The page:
Three “friends of the court” support Scott, among them the Florida House of Representatives and the Florida Prosecuting Attorneys Association, which sided with the man who controls their budgets rather with the colleague who is fighting for their independence as well as hers.

One group of families of murder victims is backing Ayala. Another is for Scott.

Despite the extraordinary interest, this case is not going to decide whether the death penalty is as error-prone, financially wasteful and as altogether counter-productive as Ayala correctly insists.

Florida needs answers to those questions, but capital punishment is one of those issues where precious few politicians care to be confused by facts. As the steam was building in Ayala v. Scott, the House of Representatives defeated a budget amendment calling for an objective study of the costs and consequences of the death penalty.

For the court, however, the questions are simply these: Did Ayala abuse her discretion in deciding as she did? Did Scott abuse his in stripping her of those 23 cases?

It’s one of the most significant arguments the court will ever hear. Florida prosecutors make perhaps tens of thousands of judgment calls every year: What crime to charge? What crime not to charge? What plea to accept? They have even more power than the judges in deciding who goes to prison and for how long.

Should a governor be able to supersede one of those decisions simply because he doesn’t agree with it? Carried to an extreme, that makes him a dictator.

As the brief of the 45 lawyers and judges argues, “The real issue—and the one properly before this Court—is the independence of state attorneys to exercise their discretion without interference from other political branches of government. Indeed, this case puts squarely at issue the fundamental independence of prosecutors and the judicial branch …

“The Florida Constitution does not allow the governor of the state to support the exercise of prosecutorial discretion only when he finds it agreeable to and to intervene when he feels otherwise.” the brief says.

This is the gist of Ayala’s case, although she contends that the governor’s power to reassign state attorneys is a lot less limited than Scott’s predecessors have taken it to be. They sent in substitutes not only when some prosecutor reported a conflict of interest, such as a relative or former client facing charges, but also in cases of official misconduct where they believed the resident prosecutor was compromised by friendship or indifference. But I can recall no case like Ayala’s, in which the issue is not whether to prosecute for a crime but only whether to ask for a specific penalty.

Scott contends that Ayala made an “across the board determination not to undertake a case-specific analysis.” In effect, his lawyers say, she decided not to exercise her prosecutorial discretion.

His position appears somewhat inconsistent with what the governor’s office wrote last year to a citizen who had complained about another state attorney.

State attorneys are independently elected, charged with “certain discretionary duties,” and answerable only to their voters, the letter said.

All this begs the question of whether Florida will be harmed in any way if Ayala gets the cases back and the defendants she convicts go to prison for life instead of to death row.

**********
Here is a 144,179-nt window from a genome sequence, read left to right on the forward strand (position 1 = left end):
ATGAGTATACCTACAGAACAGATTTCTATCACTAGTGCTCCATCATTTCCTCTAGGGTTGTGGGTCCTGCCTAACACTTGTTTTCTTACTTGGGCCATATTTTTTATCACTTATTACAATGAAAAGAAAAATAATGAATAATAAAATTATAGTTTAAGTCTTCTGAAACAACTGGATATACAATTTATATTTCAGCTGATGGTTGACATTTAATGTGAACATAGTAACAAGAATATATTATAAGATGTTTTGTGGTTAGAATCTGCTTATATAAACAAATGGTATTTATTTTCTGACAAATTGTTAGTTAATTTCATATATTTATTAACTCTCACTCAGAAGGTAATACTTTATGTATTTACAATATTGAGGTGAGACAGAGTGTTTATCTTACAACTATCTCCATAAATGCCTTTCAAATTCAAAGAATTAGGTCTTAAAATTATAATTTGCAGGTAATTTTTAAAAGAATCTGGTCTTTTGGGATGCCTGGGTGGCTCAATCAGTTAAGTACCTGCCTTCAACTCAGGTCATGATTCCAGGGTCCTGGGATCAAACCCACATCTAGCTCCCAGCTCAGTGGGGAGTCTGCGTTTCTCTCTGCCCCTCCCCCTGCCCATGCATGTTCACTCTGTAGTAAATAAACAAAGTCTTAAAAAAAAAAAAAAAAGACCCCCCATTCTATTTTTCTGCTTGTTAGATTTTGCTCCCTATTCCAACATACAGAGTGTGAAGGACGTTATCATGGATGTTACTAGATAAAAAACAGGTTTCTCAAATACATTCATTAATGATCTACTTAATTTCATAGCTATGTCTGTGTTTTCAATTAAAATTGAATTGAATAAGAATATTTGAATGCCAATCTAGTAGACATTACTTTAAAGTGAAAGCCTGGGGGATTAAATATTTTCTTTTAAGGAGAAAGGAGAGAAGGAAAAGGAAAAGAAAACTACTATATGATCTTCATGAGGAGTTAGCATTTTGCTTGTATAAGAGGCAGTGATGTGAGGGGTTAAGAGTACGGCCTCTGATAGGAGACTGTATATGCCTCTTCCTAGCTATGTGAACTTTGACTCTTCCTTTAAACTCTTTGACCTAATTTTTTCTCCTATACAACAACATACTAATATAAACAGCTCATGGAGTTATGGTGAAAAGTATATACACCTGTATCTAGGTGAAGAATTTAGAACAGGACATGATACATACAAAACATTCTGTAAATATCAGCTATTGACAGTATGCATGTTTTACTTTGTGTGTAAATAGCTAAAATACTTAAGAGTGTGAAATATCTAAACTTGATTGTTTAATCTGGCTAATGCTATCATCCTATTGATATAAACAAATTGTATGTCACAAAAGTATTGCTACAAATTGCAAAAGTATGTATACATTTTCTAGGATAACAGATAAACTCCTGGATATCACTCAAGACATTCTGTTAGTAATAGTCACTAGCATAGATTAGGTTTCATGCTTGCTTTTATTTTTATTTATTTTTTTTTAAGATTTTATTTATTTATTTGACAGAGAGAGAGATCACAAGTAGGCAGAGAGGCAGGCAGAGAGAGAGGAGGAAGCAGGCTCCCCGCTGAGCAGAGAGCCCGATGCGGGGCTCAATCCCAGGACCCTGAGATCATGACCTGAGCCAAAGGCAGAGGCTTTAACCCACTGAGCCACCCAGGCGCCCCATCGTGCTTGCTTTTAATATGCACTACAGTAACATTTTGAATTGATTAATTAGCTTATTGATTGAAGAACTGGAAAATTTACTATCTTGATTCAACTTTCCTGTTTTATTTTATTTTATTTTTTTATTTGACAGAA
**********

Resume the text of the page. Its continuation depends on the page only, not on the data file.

The answer is no. Florida would be better off.

The killers would be behind bars for life. Anyone who thinks that’s getting away with murder should consult the ghost of Aaron Hernandez. Florida would spend a lot less money putting them in prison and keeping them there. There would be no multiple rounds of appeals, many of them to federal courts beyond the state’s control. The families of victims wouldn’t have to wait 20 or 30 years or longer for closure.

In any event, the voters of Orange and Seminole counties will have the opportunity to pass judgment on Ayala three years from now. Why isn’t Scott willing to wait for that? Is it because that would be no help to his U.S. Senate campaign next year?

It would be useful — and overdue — to have a comprehensive study from the Legislature’s highly capable and nonpartisan office of Office of Program Policy Analysis and Government Accountability. Among other things, the people deserve to know how much extra money they are spending on death cases. OPPAGA should also be tasked to explain in detail what happens to the enormous majority of killers who don’t end up on death row. In fiscal 2015, for example, Florida courts sent 942 people to prison for homicides ranging from manslaughter to first-degree murder, but only eight to death row.

A safe guess would be that prosecutorial discretion accounted for virtually all of that. Isn’t it time to know?

___

Martin Dyckman is a retired associate editor of the Tampa Bay Times. He lives in Asheville, North Carolina.

Rick Scott, Pam Bondi answer Aramis Ayala’s suit: she’s not practicing discretion

Gov. Rick Scott together with Attorney General Pam Bondi filed a 60-page response to Orlando’s State Attorney Aramis Ayala‘s charge that he overstepped his authority in reassigning her cases, contending Ayala has asked him to reassign other cases, and that her argument of “prosecutorial discretion” is actually one seeking no discretion.

Scott’s response, filed late Wednesday with the Florida Supreme Court, also contends that the weight of history and past court decisions all are on his side, and the ramifications of Ayala’s claims would upset a great deal of Florida legal and government precedent and practice.